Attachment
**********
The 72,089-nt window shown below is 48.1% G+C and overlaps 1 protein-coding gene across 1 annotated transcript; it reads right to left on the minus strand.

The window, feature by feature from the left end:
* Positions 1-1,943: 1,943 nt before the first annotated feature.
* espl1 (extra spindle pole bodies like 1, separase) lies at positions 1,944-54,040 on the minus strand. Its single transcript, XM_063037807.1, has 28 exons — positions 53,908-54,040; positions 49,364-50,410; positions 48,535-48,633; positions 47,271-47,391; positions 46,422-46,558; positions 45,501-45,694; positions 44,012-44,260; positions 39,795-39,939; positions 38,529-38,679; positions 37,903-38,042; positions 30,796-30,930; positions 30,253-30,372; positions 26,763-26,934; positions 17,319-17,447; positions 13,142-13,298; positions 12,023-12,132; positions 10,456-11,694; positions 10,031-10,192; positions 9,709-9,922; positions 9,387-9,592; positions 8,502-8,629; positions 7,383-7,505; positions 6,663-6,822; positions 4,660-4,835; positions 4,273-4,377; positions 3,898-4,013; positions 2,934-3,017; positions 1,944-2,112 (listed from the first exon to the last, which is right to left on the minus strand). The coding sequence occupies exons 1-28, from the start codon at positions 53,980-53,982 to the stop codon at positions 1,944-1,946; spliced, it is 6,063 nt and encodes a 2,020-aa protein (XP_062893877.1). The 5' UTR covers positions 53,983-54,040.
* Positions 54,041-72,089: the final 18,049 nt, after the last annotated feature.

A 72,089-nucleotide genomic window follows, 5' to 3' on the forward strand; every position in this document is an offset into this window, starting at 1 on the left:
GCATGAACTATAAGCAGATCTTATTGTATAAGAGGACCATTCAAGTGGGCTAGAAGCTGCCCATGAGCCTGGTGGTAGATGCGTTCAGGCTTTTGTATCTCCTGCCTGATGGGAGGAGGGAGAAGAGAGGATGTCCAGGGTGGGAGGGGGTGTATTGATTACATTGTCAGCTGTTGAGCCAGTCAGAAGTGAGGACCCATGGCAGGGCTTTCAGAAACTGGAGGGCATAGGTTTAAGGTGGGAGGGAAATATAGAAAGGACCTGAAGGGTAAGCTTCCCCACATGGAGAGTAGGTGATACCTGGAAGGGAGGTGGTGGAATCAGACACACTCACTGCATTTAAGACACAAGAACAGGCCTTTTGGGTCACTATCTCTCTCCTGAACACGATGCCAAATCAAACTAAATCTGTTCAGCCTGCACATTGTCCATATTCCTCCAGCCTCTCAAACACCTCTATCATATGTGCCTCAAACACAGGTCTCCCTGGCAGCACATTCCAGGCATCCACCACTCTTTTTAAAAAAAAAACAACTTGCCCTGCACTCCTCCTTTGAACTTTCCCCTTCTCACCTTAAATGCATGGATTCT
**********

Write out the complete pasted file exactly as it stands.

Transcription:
The 72,089-nt window shown below is 48.1% G+C and overlaps 1 protein-coding gene across 1 annotated transcript; it reads right to left on the minus strand.

The window, feature by feature from the left end:
* Positions 1-1,943: 1,943 nt before the first annotated feature.
* espl1 (extra spindle pole bodies like 1, separase) lies at positions 1,944-54,040 on the minus strand. Its single transcript, XM_063037807.1, has 28 exons — positions 53,908-54,040; positions 49,364-50,410; positions 48,535-48,633; positions 47,271-47,391; positions 46,422-46,558; positions 45,501-45,694; positions 44,012-44,260; positions 39,795-39,939; positions 38,529-38,679; positions 37,903-38,042; positions 30,796-30,930; positions 30,253-30,372; positions 26,763-26,934; positions 17,319-17,447; positions 13,142-13,298; positions 12,023-12,132; positions 10,456-11,694; positions 10,031-10,192; positions 9,709-9,922; positions 9,387-9,592; positions 8,502-8,629; positions 7,383-7,505; positions 6,663-6,822; positions 4,660-4,835; positions 4,273-4,377; positions 3,898-4,013; positions 2,934-3,017; positions 1,944-2,112 (listed from the first exon to the last, which is right to left on the minus strand). The coding sequence occupies exons 1-28, from the start codon at positions 53,980-53,982 to the stop codon at positions 1,944-1,946; spliced, it is 6,063 nt and encodes a 2,020-aa protein (XP_062893877.1). The 5' UTR covers positions 53,983-54,040.
* Positions 54,041-72,089: the final 18,049 nt, after the last annotated feature.

A 72,089-nucleotide genomic window follows, 5' to 3' on the forward strand; every position in this document is an offset into this window, starting at 1 on the left:
GCATGAACTATAAGCAGATCTTATTGTATAAGAGGACCATTCAAGTGGGCTAGAAGCTGCCCATGAGCCTGGTGGTAGATGCGTTCAGGCTTTTGTATCTCCTGCCTGATGGGAGGAGGGAGAAGAGAGGATGTCCAGGGTGGGAGGGGGTGTATTGATTACATTGTCAGCTGTTGAGCCAGTCAGAAGTGAGGACCCATGGCAGGGCTTTCAGAAACTGGAGGGCATAGGTTTAAGGTGGGAGGGAAATATAGAAAGGACCTGAAGGGTAAGCTTCCCCACATGGAGAGTAGGTGATACCTGGAAGGGAGGTGGTGGAATCAGACACACTCACTGCATTTAAGACACAAGAACAGGCCTTTTGGGTCACTATCTCTCTCCTGAACACGATGCCAAATCAAACTAAATCTGTTCAGCCTGCACATTGTCCATATTCCTCCAGCCTCTCAAACACCTCTATCATATGTGCCTCAAACACAGGTCTCCCTGGCAGCACATTCCAGGCATCCACCACTCTTTTTAAAAAAAAAACAACTTGCCCTGCACTCCTCCTTTGAACTTTCCCCTTCTCACCTTAAATGCATGGATTCT